By Scott A. McKeown
| August 28, 2012
Inventor Alleges AIA Unconstitutional
Back during the drafting of the America Invents Act (AIA), some questioned whether the switch to a "first-inventor-to-file" system was constitutional. The argument was that the Intellectual Property Clause of the U.S. Constitution (Article I. Sec. 8) guaranteed the exclusive rights of inventions to "inventors," and that this term could not embrace another, later in time filer, in the interests of administrative expediency. That is to say, the AIA was criticized as providing a "first-person-to-file" system, which awards the label "inventor" to the first person in the door at the USPTO.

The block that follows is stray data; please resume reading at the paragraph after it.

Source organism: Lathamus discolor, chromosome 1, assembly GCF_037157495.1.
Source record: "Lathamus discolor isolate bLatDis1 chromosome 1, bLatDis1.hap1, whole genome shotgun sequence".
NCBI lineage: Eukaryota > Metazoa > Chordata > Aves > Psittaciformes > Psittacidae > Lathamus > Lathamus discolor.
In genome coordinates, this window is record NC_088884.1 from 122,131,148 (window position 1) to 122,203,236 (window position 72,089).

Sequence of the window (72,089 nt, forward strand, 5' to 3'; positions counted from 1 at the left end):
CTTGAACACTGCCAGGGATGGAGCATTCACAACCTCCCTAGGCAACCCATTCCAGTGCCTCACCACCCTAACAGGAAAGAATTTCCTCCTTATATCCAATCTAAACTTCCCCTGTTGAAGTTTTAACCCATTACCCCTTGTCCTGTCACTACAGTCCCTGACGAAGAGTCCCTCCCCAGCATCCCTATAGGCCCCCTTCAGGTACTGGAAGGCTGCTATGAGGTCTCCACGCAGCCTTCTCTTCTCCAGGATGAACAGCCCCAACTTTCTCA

Last month, a small Florida business, MadStad Engineering, filed suit against the U.S. government & USPTO to block implementation of the first-inventor to file system based on the above theory of uncostitutionality. The declaratory judgment action seeks a permanent injunction against implementation of the AIA, and an opinion that the entirety of the AIA is unconstitutional (based on a lack of severability clause).
A copy of the compliant is found (here)